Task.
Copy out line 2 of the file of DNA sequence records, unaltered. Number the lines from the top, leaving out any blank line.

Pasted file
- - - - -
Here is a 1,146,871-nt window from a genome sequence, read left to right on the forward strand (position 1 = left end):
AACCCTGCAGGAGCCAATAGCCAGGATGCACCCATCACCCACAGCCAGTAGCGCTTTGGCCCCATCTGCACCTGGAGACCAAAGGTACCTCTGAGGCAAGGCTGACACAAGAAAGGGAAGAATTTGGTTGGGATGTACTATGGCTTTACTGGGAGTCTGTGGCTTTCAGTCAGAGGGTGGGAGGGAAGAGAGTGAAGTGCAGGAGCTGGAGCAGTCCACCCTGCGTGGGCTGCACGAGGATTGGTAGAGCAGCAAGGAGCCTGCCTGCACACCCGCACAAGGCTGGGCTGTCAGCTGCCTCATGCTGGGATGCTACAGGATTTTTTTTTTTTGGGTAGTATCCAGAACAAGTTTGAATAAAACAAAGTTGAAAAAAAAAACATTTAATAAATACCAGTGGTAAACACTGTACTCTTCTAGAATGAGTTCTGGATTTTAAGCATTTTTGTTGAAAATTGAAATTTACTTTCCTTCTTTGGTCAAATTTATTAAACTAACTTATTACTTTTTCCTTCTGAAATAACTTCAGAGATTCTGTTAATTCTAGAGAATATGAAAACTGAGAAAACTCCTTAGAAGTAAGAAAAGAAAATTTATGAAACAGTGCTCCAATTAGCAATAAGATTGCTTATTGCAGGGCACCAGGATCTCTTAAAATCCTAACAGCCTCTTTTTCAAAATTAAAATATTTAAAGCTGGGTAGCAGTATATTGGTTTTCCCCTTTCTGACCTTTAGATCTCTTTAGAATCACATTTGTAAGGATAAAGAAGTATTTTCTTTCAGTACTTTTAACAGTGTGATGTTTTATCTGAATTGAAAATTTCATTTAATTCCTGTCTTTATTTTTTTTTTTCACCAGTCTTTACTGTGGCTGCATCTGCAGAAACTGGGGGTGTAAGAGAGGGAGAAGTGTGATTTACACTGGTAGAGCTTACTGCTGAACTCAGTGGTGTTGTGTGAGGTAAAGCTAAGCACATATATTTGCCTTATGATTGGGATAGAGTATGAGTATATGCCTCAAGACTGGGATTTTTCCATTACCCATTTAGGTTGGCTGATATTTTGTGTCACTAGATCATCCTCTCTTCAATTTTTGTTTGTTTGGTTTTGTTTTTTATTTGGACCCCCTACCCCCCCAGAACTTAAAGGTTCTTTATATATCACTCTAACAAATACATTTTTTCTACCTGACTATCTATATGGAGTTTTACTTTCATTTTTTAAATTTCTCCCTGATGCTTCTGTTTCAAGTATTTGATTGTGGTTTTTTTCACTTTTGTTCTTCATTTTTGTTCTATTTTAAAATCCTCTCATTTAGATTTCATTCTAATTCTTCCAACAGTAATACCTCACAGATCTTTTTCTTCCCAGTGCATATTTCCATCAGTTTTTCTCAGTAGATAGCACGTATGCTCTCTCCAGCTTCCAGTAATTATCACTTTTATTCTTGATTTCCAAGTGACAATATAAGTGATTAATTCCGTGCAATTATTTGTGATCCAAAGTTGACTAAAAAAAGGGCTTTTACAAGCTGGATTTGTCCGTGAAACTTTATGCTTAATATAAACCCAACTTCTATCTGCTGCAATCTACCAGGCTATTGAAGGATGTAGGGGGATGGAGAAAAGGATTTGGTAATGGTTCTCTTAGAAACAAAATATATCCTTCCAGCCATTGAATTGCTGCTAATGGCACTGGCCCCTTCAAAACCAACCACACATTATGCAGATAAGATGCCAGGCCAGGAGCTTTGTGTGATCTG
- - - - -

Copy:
AACCCTGCAGGAGCCAATAGCCAGGATGCACCCATCACCCACAGCCAGTAGCGCTTTGGCCCCATCTGCACCTGGAGACCAAAGGTACCTCTGAGGCAAGGCTGACACAAGAAAGGGAAGAATTTGGTTGGGATGTACTATGGCTTTACTGGGAGTCTGTGGCTTTCAGTCAGAGGGTGGGAGGGAAGAGAGTGAAGTGCAGGAGCTGGAGCAGTCCACCCTGCGTGGGCTGCACGAGGATTGGTAGAGCAGCAAGGAGCCTGCCTGCACACCCGCACAAGGCTGGGCTGTCAGCTGCCTCATGCTGGGATGCTACAGGATTTTTTTTTTTTGGGTAGTATCCAGAACAAGTTTGAATAAAACAAAGTTGAAAAAAAAAACATTTAATAAATACCAGTGGTAAACACTGTACTCTTCTAGAATGAGTTCTGGATTTTAAGCATTTTTGTTGAAAATTGAAATTTACTTTCCTTCTTTGGTCAAATTTATTAAACTAACTTATTACTTTTTCCTTCTGAAATAACTTCAGAGATTCTGTTAATTCTAGAGAATATGAAAACTGAGAAAACTCCTTAGAAGTAAGAAAAGAAAATTTATGAAACAGTGCTCCAATTAGCAATAAGATTGCTTATTGCAGGGCACCAGGATCTCTTAAAATCCTAACAGCCTCTTTTTCAAAATTAAAATATTTAAAGCTGGGTAGCAGTATATTGGTTTTCCCCTTTCTGACCTTTAGATCTCTTTAGAATCACATTTGTAAGGATAAAGAAGTATTTTCTTTCAGTACTTTTAACAGTGTGATGTTTTATCTGAATTGAAAATTTCATTTAATTCCTGTCTTTATTTTTTTTTTTCACCAGTCTTTACTGTGGCTGCATCTGCAGAAACTGGGGGTGTAAGAGAGGGAGAAGTGTGATTTACACTGGTAGAGCTTACTGCTGAACTCAGTGGTGTTGTGTGAGGTAAAGCTAAGCACATATATTTGCCTTATGATTGGGATAGAGTATGAGTATATGCCTCAAGACTGGGATTTTTCCATTACCCATTTAGGTTGGCTGATATTTTGTGTCACTAGATCATCCTCTCTTCAATTTTTGTTTGTTTGGTTTTGTTTTTTATTTGGACCCCCTACCCCCCCAGAACTTAAAGGTTCTTTATATATCACTCTAACAAATACATTTTTTCTACCTGACTATCTATATGGAGTTTTACTTTCATTTTTTAAATTTCTCCCTGATGCTTCTGTTTCAAGTATTTGATTGTGGTTTTTTTCACTTTTGTTCTTCATTTTTGTTCTATTTTAAAATCCTCTCATTTAGATTTCATTCTAATTCTTCCAACAGTAATACCTCACAGATCTTTTTCTTCCCAGTGCATATTTCCATCAGTTTTTCTCAGTAGATAGCACGTATGCTCTCTCCAGCTTCCAGTAATTATCACTTTTATTCTTGATTTCCAAGTGACAATATAAGTGATTAATTCCGTGCAATTATTTGTGATCCAAAGTTGACTAAAAAAAGGGCTTTTACAAGCTGGATTTGTCCGTGAAACTTTATGCTTAATATAAACCCAACTTCTATCTGCTGCAATCTACCAGGCTATTGAAGGATGTAGGGGGATGGAGAAAAGGATTTGGTAATGGTTCTCTTAGAAACAAAATATATCCTTCCAGCCATTGAATTGCTGCTAATGGCACTGGCCCCTTCAAAACCAACCACACATTATGCAGATAAGATGCCAGGCCAGGAGCTTTGTGTGATCTG